2/4 – Performing Gender Through Fashion

Figure 1

Being a young girl in the late 90s and early 2000s meant having a lot of ideas of gender surrounding you. As a young girl I wore rather extravagant clothing, with lots of bright colours and ‘funky’ accessories. My clothing portrayed me as ‘female’ to society. In those years, young girls clothing had lots of pinks and purples, sparkles and sequins, and girly imagery in their wardrobes. A very popular store when I was young was called “Lasenza Girl”. Their clothing represented a ‘groovy’ or ‘funky’ young girl, who wore bright coloured clothing. The store presented an ‘edgier’ or ‘cooler’ idea of a young girl, but still heightened femininity. (See Figures 1.0).  The clothing created by popular stores like Lasenza Girl, Aeropostale, and The Children’s Place, were heavily influenced by popular culture. Specifically, television series and pop stars from the Disney and Nickelodeon channels. A popular show at the time was Zoey 101 who teamed up with Lasenza Girl to create a clothing line. Therefore, when young girls such as myself watched the show, we wanted to look like our favourite characters and would go buy Lasenza Girls clothes. That show portrayed the females as smart, pretty and stylish girls, something many young viewers aspired to be. Fashion was a large focus on the show and it presented girls in a ‘cooler’ and ‘unique’ way.  Before this, young girls (elementary school age), dressed ‘prettier’. They wore light colours, skirts or dresses, and tights or stockings. This created the idea that girls were more ‘delicate’ or ‘sensitive’. Therefore, what companies like Lasenza Girl did, is create a different image of what a female is that young girls, like myself, can adopt and perform.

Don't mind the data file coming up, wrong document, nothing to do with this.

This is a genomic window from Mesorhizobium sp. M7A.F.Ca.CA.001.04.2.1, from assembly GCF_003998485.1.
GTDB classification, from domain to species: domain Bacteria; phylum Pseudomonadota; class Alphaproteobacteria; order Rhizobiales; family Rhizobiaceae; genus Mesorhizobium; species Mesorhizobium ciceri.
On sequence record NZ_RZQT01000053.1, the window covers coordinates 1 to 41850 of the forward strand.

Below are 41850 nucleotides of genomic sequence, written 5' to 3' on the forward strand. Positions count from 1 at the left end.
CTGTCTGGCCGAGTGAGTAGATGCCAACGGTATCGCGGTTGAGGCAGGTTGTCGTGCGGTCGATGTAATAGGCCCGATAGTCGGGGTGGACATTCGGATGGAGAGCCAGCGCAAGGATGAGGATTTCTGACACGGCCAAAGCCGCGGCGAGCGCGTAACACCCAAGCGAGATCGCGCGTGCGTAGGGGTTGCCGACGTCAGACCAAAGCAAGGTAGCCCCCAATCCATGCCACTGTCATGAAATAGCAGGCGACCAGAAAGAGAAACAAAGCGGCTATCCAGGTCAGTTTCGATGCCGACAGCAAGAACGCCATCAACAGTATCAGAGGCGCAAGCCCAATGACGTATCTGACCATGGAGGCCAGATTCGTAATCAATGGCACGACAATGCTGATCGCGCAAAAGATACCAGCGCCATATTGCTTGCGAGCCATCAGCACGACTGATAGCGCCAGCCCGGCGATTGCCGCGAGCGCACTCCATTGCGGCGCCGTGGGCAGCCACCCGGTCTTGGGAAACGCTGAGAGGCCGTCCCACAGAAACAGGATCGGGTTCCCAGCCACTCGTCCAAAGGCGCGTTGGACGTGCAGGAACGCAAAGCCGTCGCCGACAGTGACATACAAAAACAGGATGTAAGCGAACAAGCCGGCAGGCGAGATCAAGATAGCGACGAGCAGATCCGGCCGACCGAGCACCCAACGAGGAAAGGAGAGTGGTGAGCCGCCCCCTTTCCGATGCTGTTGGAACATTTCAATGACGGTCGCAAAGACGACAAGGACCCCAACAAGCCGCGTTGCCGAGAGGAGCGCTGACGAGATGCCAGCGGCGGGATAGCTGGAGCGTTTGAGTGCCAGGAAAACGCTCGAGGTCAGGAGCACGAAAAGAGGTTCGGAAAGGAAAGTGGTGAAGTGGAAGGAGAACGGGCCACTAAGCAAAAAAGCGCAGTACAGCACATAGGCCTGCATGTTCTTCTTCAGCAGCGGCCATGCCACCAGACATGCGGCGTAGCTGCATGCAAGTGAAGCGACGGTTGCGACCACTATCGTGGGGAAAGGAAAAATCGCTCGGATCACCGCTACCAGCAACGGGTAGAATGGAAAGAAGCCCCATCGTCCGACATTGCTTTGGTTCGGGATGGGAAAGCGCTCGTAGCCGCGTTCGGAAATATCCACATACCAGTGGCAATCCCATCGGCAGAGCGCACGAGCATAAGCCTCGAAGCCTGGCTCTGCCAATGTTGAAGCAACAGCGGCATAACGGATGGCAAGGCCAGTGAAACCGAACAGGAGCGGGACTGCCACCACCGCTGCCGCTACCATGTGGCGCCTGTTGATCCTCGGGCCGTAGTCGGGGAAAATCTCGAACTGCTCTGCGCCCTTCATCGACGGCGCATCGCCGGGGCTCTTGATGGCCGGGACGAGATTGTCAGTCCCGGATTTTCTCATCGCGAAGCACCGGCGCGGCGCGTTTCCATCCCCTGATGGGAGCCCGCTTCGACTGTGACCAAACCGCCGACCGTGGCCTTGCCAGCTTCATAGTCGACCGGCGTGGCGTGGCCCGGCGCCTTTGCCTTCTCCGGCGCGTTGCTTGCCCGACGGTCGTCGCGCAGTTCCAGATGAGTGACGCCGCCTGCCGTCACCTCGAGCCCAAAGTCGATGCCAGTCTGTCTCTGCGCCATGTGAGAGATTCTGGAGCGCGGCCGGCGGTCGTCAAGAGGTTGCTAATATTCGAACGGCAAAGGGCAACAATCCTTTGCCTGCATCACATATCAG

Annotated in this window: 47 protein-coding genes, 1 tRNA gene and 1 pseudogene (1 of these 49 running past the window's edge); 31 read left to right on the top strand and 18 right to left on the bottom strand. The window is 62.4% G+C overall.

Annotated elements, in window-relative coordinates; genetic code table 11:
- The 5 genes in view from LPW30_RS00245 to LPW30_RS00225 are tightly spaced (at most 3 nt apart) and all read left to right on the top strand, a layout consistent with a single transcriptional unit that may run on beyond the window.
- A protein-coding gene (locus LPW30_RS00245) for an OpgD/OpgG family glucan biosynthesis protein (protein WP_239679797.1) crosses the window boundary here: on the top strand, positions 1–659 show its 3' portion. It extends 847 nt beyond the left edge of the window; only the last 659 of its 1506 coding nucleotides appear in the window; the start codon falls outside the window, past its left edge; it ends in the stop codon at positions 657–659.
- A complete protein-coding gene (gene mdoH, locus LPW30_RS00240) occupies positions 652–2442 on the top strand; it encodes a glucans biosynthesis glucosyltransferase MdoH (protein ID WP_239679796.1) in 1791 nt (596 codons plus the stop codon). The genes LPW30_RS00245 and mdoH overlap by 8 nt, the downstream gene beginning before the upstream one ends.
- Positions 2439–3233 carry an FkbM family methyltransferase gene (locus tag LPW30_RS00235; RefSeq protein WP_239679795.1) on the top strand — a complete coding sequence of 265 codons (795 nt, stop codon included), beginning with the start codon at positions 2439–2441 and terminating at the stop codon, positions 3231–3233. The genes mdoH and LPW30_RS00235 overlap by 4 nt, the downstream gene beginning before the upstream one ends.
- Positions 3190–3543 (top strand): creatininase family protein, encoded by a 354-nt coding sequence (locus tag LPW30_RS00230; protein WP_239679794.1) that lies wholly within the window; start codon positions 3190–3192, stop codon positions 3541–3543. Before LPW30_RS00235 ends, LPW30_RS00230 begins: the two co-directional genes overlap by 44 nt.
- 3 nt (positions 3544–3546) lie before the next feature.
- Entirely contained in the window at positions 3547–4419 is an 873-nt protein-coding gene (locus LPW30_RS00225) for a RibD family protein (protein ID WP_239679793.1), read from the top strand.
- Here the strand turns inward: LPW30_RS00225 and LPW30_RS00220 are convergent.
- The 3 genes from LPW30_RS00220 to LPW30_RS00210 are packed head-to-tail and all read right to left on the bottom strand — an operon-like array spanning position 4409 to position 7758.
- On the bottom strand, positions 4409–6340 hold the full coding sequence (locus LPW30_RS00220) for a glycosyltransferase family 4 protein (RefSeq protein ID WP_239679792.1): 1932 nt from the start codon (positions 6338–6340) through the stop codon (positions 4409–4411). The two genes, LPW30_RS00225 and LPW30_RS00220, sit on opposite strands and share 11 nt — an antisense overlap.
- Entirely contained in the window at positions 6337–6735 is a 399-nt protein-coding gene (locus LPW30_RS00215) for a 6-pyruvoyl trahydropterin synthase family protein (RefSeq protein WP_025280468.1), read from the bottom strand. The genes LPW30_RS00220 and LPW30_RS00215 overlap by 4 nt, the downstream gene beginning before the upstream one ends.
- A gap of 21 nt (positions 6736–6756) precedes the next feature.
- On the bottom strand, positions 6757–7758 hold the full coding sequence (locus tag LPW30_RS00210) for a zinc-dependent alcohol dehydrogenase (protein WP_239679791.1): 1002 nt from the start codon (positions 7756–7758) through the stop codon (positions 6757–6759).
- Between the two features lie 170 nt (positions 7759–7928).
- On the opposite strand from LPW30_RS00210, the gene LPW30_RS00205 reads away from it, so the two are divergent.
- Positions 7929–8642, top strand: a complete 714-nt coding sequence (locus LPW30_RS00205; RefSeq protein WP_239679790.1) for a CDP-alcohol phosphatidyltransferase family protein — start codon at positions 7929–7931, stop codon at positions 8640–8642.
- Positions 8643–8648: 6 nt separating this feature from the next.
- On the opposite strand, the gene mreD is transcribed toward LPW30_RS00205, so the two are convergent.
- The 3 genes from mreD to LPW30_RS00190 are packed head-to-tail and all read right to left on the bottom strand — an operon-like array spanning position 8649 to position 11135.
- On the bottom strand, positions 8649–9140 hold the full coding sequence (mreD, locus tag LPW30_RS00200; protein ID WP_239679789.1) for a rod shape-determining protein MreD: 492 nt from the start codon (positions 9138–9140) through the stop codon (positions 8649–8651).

Figure 2

While this progressive interpretation of femininity was important, there were still very strict rules of gender in clothing put in place throughout my childhood. This new clothing added a sense of maturity, as these kinds of clothes were more commonly worn by teenagers. Therefore, as stated by scholar Mari Rysst, “fashions for preteen girls tend to construct them as older than their culturally understood age” (Rysst, 2010, p.76). In addition, Rysst states, “designers seem to assume that 10-year-old girls want to dress ‘older than their age’, and construct clothes according to such a norm (Rysst, 2010, p.77). This attempt to dress young women in more mature clothing, created the ‘tomboy’ style. Girls that dressed ‘masculine’ or ‘boyish’, were called a ‘tomboy’ and girls who dressed overly ‘feminine’ were called a ‘girly girl’. ‘Tomboy’s’ were influenced by pop culture icons like Avril Lavigne or movie characters like Lindsay Lohan in Freaky Friday (See Figure 2.0). This wardrobe consisted of baggier clothing, darker colours, and male accessories like ties, sneakers, or hats.

Figure 3

The ‘girly girl’ style was influenced by actresses like Mary Kate and Ashley, and even popular toys like the Groovy Girls or Polly Pockets (See Figure 3.0). These ideas of a how a girl should dress were implemented by socio-cultural views created and implemented by popular culture. Over the years of my childhood, I fluctuated between the two terms. As fashion has always been a large part of my life, I liked to wear various things and never conform to one style, no matter my gender.

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